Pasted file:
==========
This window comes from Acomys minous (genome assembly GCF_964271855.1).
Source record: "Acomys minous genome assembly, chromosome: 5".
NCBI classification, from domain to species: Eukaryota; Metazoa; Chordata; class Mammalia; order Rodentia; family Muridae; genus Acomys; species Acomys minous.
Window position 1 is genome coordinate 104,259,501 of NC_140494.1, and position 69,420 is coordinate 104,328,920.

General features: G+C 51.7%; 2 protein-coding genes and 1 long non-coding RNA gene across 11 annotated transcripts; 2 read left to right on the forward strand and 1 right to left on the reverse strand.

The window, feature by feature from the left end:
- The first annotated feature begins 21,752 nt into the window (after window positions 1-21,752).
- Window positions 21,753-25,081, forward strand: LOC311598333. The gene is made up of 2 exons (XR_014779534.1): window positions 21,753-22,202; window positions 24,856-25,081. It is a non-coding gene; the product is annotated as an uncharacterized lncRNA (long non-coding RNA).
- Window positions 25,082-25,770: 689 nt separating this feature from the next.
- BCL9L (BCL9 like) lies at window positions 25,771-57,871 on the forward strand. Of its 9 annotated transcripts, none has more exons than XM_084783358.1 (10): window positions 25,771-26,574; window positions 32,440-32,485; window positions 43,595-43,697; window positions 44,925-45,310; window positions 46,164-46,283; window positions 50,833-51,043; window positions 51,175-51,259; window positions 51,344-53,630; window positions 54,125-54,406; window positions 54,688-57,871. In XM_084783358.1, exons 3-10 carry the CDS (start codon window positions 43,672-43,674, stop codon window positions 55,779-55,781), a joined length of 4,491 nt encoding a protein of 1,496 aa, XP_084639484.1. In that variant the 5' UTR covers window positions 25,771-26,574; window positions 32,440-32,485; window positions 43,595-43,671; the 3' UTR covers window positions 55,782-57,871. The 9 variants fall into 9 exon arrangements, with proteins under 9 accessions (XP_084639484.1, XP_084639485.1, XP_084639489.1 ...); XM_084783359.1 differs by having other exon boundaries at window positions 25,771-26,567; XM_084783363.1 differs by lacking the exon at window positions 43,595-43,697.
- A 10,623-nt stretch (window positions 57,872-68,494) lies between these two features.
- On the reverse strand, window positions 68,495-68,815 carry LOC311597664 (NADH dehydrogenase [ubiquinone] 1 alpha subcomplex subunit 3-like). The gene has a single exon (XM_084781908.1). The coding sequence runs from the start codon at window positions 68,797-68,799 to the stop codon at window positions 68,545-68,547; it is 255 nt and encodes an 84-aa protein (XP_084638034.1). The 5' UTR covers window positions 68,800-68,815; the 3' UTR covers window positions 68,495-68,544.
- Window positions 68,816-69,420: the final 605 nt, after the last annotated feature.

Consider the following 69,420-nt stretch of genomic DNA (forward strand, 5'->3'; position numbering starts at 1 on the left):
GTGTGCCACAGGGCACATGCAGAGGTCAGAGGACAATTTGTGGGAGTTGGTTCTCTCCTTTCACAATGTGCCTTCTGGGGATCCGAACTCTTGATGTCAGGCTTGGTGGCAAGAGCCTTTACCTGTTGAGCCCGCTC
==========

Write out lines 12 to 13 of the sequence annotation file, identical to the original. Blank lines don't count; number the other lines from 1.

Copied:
- On the reverse strand, window positions 68,495-68,815 carry LOC311597664 (NADH dehydrogenase [ubiquinone] 1 alpha subcomplex subunit 3-like). The gene has a single exon (XM_084781908.1). The coding sequence runs from the start codon at window positions 68,797-68,799 to the stop codon at window positions 68,545-68,547; it is 255 nt and encodes an 84-aa protein (XP_084638034.1). The 5' UTR covers window positions 68,800-68,815; the 3' UTR covers window positions 68,495-68,544.
- Window positions 68,816-69,420: the final 605 nt, after the last annotated feature.